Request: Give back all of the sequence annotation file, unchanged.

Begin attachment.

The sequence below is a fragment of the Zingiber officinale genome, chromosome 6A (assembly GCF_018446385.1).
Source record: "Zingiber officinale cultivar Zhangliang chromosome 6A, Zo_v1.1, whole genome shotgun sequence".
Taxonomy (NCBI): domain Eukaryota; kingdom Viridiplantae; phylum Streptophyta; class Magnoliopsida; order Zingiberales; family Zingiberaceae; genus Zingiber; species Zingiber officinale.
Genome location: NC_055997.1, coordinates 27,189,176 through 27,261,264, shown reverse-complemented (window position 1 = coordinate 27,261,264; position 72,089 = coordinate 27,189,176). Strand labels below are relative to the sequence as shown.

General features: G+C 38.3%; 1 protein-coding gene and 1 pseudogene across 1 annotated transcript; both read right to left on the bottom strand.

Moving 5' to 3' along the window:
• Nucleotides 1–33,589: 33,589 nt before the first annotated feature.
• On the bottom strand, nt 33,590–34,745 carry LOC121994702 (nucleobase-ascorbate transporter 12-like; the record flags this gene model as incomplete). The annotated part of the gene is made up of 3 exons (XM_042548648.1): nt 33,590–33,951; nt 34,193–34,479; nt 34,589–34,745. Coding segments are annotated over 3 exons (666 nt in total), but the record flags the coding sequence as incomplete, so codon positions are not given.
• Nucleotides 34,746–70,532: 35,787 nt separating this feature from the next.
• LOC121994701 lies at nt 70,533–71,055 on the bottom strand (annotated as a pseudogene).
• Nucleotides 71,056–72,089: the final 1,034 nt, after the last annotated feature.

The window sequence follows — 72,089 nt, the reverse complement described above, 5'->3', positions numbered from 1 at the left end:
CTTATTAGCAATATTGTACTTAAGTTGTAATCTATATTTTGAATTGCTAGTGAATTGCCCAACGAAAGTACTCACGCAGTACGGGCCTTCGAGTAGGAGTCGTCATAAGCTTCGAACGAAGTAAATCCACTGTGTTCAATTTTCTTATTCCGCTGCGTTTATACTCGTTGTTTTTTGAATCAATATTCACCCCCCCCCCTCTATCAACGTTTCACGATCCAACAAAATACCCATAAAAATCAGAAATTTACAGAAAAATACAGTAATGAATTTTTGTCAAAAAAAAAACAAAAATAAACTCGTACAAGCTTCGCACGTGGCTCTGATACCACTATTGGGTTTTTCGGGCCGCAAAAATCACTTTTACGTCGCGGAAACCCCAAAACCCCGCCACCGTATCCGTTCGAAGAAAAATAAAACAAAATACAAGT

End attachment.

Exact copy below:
The sequence below is a fragment of the Zingiber officinale genome, chromosome 6A (assembly GCF_018446385.1).
Source record: "Zingiber officinale cultivar Zhangliang chromosome 6A, Zo_v1.1, whole genome shotgun sequence".
Taxonomy (NCBI): domain Eukaryota; kingdom Viridiplantae; phylum Streptophyta; class Magnoliopsida; order Zingiberales; family Zingiberaceae; genus Zingiber; species Zingiber officinale.
Genome location: NC_055997.1, coordinates 27,189,176 through 27,261,264, shown reverse-complemented (window position 1 = coordinate 27,261,264; position 72,089 = coordinate 27,189,176). Strand labels below are relative to the sequence as shown.

General features: G+C 38.3%; 1 protein-coding gene and 1 pseudogene across 1 annotated transcript; both read right to left on the bottom strand.

Moving 5' to 3' along the window:
• Nucleotides 1–33,589: 33,589 nt before the first annotated feature.
• On the bottom strand, nt 33,590–34,745 carry LOC121994702 (nucleobase-ascorbate transporter 12-like; the record flags this gene model as incomplete). The annotated part of the gene is made up of 3 exons (XM_042548648.1): nt 33,590–33,951; nt 34,193–34,479; nt 34,589–34,745. Coding segments are annotated over 3 exons (666 nt in total), but the record flags the coding sequence as incomplete, so codon positions are not given.
• Nucleotides 34,746–70,532: 35,787 nt separating this feature from the next.
• LOC121994701 lies at nt 70,533–71,055 on the bottom strand (annotated as a pseudogene).
• Nucleotides 71,056–72,089: the final 1,034 nt, after the last annotated feature.

The window sequence follows — 72,089 nt, the reverse complement described above, 5'->3', positions numbered from 1 at the left end:
CTTATTAGCAATATTGTACTTAAGTTGTAATCTATATTTTGAATTGCTAGTGAATTGCCCAACGAAAGTACTCACGCAGTACGGGCCTTCGAGTAGGAGTCGTCATAAGCTTCGAACGAAGTAAATCCACTGTGTTCAATTTTCTTATTCCGCTGCGTTTATACTCGTTGTTTTTTGAATCAATATTCACCCCCCCCCCTCTATCAACGTTTCACGATCCAACAAAATACCCATAAAAATCAGAAATTTACAGAAAAATACAGTAATGAATTTTTGTCAAAAAAAAAACAAAAATAAACTCGTACAAGCTTCGCACGTGGCTCTGATACCACTATTGGGTTTTTCGGGCCGCAAAAATCACTTTTACGTCGCGGAAACCCCAAAACCCCGCCACCGTATCCGTTCGAAGAAAAATAAAACAAAATACAAGT